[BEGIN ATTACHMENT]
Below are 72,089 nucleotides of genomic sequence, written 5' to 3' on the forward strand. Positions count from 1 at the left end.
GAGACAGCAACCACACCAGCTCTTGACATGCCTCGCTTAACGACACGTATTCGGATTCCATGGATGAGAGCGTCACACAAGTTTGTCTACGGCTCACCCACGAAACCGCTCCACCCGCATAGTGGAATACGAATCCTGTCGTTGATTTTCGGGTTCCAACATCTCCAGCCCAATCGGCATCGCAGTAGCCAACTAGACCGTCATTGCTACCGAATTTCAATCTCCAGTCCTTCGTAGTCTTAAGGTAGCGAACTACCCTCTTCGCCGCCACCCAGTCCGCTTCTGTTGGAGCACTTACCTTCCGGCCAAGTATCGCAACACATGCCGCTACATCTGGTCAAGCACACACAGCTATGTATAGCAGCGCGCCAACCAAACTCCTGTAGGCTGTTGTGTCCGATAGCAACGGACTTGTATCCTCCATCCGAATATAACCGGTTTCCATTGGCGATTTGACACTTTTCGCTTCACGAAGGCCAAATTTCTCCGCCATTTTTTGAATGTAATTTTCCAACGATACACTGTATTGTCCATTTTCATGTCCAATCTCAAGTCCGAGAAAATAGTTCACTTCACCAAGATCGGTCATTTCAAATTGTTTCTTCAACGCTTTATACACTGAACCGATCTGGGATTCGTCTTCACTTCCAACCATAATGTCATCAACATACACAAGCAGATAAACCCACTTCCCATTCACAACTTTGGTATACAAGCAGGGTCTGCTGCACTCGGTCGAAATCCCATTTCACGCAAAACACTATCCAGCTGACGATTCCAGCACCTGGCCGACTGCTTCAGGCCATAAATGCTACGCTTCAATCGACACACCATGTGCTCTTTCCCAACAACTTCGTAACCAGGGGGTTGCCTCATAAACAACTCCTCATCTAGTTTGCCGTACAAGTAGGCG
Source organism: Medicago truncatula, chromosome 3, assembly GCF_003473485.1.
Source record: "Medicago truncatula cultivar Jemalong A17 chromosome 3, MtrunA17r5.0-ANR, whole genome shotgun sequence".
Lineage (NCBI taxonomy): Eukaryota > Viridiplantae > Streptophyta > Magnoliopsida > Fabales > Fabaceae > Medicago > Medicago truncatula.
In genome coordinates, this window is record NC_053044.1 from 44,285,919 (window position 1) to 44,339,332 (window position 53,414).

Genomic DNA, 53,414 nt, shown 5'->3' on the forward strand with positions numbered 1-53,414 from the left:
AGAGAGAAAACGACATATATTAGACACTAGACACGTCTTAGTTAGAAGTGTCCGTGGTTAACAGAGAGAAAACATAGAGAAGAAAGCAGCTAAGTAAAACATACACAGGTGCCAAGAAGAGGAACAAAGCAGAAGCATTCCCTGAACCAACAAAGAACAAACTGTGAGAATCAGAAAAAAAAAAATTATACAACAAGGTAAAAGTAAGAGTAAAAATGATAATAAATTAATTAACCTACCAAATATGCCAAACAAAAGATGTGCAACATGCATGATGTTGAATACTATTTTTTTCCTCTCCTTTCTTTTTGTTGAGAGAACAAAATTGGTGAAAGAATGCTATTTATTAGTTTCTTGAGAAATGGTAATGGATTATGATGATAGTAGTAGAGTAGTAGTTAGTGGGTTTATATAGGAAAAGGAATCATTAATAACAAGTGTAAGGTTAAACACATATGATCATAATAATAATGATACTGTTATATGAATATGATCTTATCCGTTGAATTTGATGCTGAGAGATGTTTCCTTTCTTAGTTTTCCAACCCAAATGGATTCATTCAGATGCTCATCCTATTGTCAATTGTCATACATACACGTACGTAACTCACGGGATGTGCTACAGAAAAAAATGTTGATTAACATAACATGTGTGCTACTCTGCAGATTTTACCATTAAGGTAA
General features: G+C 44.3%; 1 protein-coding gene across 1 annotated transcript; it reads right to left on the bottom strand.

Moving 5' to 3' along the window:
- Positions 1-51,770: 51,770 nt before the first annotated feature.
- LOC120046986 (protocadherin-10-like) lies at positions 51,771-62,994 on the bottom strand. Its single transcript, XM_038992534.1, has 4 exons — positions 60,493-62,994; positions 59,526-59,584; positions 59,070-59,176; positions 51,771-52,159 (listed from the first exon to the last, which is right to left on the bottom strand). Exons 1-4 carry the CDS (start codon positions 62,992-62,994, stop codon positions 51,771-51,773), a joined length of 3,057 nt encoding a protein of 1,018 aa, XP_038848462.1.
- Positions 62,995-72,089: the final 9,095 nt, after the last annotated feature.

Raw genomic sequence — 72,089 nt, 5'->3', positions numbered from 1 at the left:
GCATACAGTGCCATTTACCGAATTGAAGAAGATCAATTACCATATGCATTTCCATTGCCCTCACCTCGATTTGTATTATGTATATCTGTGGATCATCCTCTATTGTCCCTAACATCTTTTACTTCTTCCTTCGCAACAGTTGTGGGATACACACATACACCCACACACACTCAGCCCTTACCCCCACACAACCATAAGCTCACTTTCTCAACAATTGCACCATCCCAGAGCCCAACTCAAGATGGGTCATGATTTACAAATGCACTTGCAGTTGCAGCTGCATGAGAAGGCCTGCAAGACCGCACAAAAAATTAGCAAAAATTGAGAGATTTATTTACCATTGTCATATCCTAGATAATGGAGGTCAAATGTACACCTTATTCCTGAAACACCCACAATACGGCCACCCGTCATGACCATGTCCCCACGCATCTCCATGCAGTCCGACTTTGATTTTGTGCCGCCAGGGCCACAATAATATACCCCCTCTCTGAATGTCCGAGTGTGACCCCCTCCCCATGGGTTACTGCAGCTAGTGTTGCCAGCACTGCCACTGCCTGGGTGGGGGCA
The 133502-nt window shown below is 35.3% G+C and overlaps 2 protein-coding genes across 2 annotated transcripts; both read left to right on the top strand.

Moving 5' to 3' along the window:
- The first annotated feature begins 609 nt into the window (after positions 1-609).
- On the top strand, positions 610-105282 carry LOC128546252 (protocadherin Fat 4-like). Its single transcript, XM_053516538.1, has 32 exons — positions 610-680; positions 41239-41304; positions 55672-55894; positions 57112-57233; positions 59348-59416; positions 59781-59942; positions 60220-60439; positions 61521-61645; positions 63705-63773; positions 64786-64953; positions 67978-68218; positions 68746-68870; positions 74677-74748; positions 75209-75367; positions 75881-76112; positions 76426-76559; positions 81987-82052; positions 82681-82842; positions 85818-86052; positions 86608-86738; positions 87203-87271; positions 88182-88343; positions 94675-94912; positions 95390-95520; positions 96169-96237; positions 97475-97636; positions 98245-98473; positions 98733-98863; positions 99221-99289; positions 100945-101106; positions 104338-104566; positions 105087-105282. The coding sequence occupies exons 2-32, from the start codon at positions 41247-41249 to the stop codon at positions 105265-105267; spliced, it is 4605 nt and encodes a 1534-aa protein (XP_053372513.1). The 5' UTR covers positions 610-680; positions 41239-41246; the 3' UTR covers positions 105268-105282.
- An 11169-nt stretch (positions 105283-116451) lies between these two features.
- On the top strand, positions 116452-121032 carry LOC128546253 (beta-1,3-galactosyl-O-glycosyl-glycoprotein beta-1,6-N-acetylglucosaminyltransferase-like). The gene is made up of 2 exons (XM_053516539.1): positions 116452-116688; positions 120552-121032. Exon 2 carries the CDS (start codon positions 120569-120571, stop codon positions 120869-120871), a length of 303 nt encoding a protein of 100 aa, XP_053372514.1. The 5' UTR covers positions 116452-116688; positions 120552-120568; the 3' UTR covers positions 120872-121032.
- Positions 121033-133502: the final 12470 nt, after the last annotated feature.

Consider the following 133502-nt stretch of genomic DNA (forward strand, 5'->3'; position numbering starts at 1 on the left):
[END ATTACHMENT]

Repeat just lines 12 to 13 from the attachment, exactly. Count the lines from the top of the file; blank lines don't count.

- LOC120046986 (protocadherin-10-like) lies at positions 51,771-62,994 on the bottom strand. Its single transcript, XM_038992534.1, has 4 exons — positions 60,493-62,994; positions 59,526-59,584; positions 59,070-59,176; positions 51,771-52,159 (listed from the first exon to the last, which is right to left on the bottom strand). Exons 1-4 carry the CDS (start codon positions 62,992-62,994, stop codon positions 51,771-51,773), a joined length of 3,057 nt encoding a protein of 1,018 aa, XP_038848462.1.
- Positions 62,995-72,089: the final 9,095 nt, after the last annotated feature.